We know where you live
Following up yesterday’s blog regarding the electronic monitoring of students’ engagement in their studying activities, I read in today’s paper that ‘China’s education ministry said in September it would “curb and regulate” the use of facial recognition after parents grew angry when the software was installed without their knowledge at a university in Nanjing to monitor students’ attendance and focus during class.” ‘Curb and regulate’ - not ‘cease and desist.’ Once this technological cat is out of the bag, we are likely to hear much more about regulating it, rather than stopping it. Police forces in the UK have already been trialling facial recognition technologies as has been widely reported. And currently, so far as I am aware, there is no ‘regulation.’ What would such regulation mean? No doubt in exchange for some loose controls, it will be designed to be permissive rather than restrictive. Regulation is just another word for permission. The UK already has one of the highest ratios of CCTV per head of population in the world. And as I discovered nearly two years ago, the guidelines governing its use are so weak they might as well not exist. Every CCTV camera in the UK is supposed to be accompanied by a notice alerting the public to its presence. Every CCTV operator theoretically, under Data Protection laws, should reveal any information (i.e. images) they have stored on you on your request. It’s all bollocks of course, and the same will be true once facial recognition takes hold. I think I might become a hoodie. Not that I’ve got anything to hide, you understand.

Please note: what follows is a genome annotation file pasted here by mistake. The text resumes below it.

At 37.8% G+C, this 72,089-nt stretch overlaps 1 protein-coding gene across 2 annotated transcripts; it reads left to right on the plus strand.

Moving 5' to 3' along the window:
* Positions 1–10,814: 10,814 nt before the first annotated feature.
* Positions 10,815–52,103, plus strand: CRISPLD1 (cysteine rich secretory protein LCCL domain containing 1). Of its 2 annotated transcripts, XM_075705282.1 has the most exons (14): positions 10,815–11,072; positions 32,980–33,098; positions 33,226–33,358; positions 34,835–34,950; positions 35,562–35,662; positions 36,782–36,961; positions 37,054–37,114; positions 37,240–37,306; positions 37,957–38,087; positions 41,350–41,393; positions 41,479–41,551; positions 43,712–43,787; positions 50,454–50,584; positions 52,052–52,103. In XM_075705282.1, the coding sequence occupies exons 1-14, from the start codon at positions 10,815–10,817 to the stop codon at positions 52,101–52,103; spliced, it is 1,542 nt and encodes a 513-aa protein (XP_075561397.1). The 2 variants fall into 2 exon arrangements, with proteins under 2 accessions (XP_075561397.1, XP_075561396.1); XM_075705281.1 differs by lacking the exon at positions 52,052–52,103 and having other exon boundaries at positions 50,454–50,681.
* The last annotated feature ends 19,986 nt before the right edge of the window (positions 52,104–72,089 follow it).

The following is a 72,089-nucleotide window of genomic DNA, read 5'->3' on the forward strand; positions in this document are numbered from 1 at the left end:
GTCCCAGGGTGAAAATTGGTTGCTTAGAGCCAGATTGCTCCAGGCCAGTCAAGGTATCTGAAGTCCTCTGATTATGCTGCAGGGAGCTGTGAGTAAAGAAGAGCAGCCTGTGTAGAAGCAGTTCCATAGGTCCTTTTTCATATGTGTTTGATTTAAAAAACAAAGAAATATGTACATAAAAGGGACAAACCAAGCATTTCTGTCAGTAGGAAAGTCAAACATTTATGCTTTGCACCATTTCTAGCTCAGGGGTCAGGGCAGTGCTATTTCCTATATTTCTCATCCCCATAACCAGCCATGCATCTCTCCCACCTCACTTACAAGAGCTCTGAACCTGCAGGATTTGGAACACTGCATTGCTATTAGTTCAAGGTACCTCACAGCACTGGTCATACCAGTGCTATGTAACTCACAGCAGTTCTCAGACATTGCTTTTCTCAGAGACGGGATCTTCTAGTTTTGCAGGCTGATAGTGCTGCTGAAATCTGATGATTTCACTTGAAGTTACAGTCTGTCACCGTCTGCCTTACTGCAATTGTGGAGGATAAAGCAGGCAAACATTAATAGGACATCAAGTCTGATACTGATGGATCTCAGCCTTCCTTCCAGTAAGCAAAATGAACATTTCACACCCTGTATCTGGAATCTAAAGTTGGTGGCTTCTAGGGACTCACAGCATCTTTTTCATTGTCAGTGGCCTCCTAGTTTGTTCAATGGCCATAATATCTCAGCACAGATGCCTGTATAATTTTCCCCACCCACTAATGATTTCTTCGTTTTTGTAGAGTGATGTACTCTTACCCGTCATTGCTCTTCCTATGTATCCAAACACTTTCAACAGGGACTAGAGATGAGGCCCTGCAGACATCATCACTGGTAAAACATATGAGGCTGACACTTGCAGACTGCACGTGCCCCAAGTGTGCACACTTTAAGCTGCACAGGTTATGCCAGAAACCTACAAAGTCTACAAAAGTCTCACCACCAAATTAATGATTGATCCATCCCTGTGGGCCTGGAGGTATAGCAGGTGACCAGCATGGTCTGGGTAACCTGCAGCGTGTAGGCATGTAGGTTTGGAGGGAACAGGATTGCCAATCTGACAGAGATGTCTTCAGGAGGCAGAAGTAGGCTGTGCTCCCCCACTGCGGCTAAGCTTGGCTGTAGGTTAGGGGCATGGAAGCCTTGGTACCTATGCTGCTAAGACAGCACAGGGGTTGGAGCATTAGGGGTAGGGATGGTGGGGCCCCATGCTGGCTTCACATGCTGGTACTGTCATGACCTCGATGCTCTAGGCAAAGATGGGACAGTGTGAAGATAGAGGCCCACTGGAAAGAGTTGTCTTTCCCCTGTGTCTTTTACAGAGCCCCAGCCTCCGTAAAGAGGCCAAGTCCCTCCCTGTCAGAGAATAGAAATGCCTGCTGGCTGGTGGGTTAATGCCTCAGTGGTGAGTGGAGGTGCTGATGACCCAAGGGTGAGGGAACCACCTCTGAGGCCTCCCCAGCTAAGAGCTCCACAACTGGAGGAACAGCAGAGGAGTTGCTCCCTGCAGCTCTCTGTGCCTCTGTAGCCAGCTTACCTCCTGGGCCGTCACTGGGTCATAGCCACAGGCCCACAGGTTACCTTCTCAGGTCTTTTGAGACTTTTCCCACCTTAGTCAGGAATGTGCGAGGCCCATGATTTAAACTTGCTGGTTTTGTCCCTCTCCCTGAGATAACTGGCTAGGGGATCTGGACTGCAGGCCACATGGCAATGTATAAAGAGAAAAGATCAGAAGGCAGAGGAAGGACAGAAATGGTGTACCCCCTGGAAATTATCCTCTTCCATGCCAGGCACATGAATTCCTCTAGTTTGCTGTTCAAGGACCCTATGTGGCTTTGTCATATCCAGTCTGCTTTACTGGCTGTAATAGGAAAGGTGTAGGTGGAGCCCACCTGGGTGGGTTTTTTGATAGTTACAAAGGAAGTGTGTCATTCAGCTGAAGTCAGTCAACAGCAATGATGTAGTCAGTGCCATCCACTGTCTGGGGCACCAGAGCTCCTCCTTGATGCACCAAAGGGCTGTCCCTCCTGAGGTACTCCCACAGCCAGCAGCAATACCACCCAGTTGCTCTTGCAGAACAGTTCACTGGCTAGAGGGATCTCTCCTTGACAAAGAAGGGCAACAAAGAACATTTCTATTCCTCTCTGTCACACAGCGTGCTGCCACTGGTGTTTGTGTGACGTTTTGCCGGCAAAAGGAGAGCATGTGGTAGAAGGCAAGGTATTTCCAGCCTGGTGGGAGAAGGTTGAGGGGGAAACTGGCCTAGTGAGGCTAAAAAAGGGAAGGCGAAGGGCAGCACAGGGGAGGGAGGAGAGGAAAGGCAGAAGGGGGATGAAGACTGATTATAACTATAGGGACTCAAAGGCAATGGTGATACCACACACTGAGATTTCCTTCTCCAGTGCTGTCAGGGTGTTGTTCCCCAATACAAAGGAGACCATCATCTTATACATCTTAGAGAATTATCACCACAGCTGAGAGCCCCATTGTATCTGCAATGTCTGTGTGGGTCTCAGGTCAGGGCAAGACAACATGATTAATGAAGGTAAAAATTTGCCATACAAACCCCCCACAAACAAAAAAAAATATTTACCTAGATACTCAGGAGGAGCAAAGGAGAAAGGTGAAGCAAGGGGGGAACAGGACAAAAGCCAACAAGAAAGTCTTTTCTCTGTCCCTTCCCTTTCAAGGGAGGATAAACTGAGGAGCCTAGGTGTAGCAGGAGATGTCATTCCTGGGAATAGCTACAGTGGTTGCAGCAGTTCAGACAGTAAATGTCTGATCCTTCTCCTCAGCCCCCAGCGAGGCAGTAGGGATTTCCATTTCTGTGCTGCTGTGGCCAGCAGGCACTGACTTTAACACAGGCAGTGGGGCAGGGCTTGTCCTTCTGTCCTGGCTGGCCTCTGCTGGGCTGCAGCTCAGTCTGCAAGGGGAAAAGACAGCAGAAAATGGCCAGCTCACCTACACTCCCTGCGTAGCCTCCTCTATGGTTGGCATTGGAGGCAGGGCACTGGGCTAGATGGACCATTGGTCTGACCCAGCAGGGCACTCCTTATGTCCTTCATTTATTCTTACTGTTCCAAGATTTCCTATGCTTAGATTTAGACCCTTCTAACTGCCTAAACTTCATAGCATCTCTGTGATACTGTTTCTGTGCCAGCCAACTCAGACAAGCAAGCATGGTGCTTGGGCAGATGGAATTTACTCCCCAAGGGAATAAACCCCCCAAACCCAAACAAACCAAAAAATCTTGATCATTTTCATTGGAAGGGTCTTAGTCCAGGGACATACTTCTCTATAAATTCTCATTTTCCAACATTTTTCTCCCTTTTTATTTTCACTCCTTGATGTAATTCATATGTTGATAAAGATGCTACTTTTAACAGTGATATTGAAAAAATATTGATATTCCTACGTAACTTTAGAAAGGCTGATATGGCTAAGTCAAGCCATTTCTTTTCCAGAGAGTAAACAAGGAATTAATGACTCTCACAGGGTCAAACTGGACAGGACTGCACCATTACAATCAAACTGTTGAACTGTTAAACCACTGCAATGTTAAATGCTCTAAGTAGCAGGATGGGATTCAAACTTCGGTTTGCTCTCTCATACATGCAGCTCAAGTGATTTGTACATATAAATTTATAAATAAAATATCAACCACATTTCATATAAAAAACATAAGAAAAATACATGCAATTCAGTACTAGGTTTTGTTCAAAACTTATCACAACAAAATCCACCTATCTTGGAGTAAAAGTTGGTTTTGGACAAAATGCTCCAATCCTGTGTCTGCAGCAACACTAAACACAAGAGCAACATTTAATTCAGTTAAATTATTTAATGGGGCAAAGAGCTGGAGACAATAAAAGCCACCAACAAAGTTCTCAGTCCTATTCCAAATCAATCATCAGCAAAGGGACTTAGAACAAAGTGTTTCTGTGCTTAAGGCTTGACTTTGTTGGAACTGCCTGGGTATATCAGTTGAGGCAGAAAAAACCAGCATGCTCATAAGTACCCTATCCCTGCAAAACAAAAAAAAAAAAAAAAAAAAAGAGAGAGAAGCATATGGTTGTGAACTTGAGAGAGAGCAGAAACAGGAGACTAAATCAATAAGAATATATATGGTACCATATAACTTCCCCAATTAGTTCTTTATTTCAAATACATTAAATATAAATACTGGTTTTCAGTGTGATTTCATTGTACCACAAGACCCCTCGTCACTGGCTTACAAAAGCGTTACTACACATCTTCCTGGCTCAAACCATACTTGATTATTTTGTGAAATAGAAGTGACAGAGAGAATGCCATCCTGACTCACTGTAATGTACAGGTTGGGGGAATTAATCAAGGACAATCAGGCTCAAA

Leave a Reply.